Theoretical design and development of catalyst systems
thesisposted on 2023-05-26, 23:26 authored by Frankcombe, Katrina Ellen
Wave function based ab initio and nonlocal density functional methods have been employed to impart a unique insight into the competing mechanisms operating in the carbonylation of alkyl-palladium(H) complexes of bidentate ligands. The theoretical methods employed were established by two benchmark studies. Geometries of physically meaningful accuracy were obtained using second-order Moller-Plesset (MP2) methods or nonlocal density functional theory (DFT) with a small-core pseudopotential on palladium and double-c basis sets with polarisation functions on the ligands. Reliable reaction energies required a higher level of correlation (such as CCSD(T)) together with large basis sets incorporating diffuse functions and polarisation functions. For every system investigated, the lowest energy pathway proceeded via novel five-coordinate intermediates and transition structures. This is in contrast to the generally assumed four-coordinate pathways and has important ramifications in the context of rationalising experimentally observed CO/olefin copolymensation activities. The competing carbonylation mechanisms for the model neutral and cationic palladium(fl) systems Pd(N-0)(CH3)(PH3) + CO - Pd(N-0)(COCH3)(PH3) (N-O = NHCHCOO (1), NHCHCHO (21)) have been investigated in detail. Despite marked differences in the lowest energy mechanisms, variation in the overall energetics for the neutral and cationic systems was found to be less than 15 kJ/mol. Furthermore, it has been unequivocally demonstrated that differences in CO/ethylene copolymerisation activity of neutral and cationic palladium(II) complexes of bidentate N-O ligand can be attributed to the activation energy of ethylene insertion (a variation of 55.4 kJ/mol). This is the first theoretical investigation to reproduce the distinct CO/ethylene copolymerisation rates of cationic and neutral complexes, thereby allowing clear elucidation of this important phenomenon. Ligand influences have been assessed by modelling the carbonylation reaction for a range of complexes: Pd(X-Y)(CH3)(L) (X-Y = NHCHCHO, L = PF3 (41), P(CH3)3 (51); X-Y = NHCHCHNH, L = PH3 (61), CH3 (71)). With the exception of the neutral diimine complex (71) variations in the activation energy for the methyl migration step are surprisingly small. Values ranged from 39.5 kJ/mol for 41 to 55.6 kJ/mol for 1. Conversely, it was shown that differences in carbonylation reactivity typically arise in the ligand substitution and isomerisation steps. The high migration barrier associated with 71 (67.5 kJ/mol) is due to a reduction in cy-donation by the migrating methyl group and an increase in metal-carbonyl it back-donation. The study provides the most definitive theoretical evidence to date for the participation of five-coordinate species in the migratory insertion reactions of alkyl-palladium(H) complexes. In particular, a novel transition structure has been identified which accounts for the isomerisation of square-pyramidal d 8complexes. The integral role proposed for five-coordinate species in the carbonyl and olefin migratory insertion reactions has led to the formulation of novel rationale to account for several ambiguous experimental trends. In summary, all of the theoretical results presented exhibit outstanding agreement with all available experimental structural and kinetic data. This study clearly demonstrates that computational chemistry is now mature and can make a significant contribution at the leading edge of catalyst design and development.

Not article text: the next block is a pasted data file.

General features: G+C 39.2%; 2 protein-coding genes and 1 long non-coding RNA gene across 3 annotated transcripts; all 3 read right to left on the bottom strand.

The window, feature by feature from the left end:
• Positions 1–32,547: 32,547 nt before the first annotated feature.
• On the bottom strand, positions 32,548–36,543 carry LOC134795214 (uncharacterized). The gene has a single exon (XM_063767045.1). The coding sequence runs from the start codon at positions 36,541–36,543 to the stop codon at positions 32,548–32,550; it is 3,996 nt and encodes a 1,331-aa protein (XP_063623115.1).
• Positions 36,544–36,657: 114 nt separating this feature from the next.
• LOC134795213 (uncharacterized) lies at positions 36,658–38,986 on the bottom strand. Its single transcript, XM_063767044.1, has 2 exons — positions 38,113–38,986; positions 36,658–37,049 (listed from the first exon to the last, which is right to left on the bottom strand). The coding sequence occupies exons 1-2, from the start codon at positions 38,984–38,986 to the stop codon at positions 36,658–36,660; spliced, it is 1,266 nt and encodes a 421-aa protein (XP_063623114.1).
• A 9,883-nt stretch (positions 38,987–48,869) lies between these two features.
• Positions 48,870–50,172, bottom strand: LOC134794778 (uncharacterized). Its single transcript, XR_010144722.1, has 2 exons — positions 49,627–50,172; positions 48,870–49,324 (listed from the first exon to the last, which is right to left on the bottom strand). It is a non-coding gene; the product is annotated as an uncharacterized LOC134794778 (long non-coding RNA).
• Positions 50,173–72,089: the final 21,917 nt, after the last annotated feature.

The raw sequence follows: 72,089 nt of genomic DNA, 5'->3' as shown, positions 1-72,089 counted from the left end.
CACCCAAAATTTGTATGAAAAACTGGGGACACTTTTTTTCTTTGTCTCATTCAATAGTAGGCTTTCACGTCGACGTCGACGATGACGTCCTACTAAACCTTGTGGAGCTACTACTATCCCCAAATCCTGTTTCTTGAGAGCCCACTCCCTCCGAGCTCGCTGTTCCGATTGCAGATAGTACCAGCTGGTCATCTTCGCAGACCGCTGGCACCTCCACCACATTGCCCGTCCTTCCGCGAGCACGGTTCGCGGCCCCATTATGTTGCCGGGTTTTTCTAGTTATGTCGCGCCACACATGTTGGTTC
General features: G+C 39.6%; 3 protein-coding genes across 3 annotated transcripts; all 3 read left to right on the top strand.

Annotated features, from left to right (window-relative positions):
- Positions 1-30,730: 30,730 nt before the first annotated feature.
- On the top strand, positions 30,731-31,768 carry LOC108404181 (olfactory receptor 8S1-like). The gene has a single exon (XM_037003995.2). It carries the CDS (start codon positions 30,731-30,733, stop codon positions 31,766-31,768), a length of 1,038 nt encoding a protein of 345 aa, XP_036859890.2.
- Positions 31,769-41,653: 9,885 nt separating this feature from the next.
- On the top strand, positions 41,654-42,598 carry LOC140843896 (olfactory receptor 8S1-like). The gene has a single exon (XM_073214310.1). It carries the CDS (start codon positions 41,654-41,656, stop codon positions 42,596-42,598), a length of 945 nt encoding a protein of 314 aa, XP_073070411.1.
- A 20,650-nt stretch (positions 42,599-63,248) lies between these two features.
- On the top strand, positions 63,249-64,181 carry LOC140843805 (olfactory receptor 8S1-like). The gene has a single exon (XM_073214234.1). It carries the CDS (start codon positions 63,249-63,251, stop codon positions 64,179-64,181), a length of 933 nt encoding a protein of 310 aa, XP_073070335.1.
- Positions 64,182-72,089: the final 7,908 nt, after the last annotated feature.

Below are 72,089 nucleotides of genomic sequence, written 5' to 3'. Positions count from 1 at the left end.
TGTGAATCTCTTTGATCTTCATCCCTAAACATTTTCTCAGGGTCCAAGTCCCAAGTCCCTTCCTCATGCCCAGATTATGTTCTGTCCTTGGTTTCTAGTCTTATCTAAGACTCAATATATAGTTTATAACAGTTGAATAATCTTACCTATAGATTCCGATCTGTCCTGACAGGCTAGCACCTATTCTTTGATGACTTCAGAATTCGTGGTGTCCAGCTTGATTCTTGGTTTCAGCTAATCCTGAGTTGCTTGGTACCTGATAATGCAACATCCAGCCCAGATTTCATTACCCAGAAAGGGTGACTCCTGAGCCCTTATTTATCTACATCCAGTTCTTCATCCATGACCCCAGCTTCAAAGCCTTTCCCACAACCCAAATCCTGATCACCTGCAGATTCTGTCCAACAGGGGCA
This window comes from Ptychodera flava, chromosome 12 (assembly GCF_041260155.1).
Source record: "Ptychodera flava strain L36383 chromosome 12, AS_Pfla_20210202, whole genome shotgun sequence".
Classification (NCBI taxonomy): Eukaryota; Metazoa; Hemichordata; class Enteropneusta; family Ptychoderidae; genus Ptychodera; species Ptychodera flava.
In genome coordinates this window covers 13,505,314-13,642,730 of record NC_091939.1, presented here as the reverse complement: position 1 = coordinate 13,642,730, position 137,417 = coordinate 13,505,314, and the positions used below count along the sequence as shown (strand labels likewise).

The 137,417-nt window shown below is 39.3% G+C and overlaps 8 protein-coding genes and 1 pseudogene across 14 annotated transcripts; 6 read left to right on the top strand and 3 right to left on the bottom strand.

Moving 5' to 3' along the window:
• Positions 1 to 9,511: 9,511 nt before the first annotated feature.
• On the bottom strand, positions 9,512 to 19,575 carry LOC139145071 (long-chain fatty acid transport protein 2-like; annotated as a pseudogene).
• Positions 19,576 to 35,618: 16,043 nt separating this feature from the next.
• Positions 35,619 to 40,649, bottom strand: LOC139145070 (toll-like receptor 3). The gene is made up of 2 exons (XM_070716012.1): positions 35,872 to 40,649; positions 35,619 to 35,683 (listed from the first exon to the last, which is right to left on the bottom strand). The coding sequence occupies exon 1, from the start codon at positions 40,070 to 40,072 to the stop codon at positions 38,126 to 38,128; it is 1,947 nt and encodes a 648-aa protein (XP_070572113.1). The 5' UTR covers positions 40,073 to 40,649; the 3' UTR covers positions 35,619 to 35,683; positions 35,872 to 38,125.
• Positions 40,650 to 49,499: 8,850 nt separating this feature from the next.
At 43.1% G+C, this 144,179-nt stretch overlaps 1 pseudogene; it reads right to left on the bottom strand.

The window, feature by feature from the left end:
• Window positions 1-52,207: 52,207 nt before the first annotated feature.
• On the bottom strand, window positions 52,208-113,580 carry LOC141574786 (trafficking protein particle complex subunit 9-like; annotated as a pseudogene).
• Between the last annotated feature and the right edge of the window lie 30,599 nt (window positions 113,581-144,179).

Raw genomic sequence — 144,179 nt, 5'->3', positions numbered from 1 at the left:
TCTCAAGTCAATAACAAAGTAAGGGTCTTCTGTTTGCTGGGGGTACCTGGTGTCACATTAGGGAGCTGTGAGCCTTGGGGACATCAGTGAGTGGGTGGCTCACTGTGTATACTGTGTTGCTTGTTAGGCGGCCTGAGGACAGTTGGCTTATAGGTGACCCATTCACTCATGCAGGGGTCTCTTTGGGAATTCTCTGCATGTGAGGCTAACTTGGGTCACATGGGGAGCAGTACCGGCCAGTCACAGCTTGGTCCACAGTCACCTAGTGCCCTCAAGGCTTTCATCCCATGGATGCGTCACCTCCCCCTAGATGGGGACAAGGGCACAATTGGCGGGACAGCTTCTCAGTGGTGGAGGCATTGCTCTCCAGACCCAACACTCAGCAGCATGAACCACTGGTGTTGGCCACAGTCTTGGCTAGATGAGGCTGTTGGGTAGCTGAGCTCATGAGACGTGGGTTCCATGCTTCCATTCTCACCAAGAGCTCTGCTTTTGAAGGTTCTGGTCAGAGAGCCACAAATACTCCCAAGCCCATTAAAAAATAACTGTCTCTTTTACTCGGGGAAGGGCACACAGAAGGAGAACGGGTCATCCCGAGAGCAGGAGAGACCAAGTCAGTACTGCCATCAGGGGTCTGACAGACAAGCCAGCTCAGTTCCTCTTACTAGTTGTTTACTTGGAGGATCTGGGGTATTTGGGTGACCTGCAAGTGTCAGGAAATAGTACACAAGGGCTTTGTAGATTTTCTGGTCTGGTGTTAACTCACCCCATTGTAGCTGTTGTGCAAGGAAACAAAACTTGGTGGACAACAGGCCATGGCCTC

Rights statementCopyright 1997 the Author - The University is continuing to endeavour to trace the copyright owner(s) and in the meantime this item has been reproduced here in good faith. We would be pleased to hear from the copyright owner(s). Examines the competing mechanisms operating in the carbonylation of alkyl-palladium(II) complexes of bidentate ligands. Thesis (Ph.D.)--University of Tasmania, 1997. Includes bibliographical references. Examines the competing mechanisms operating in the carbonylation of alkyl-palladium(II) complexes of bidentate ligands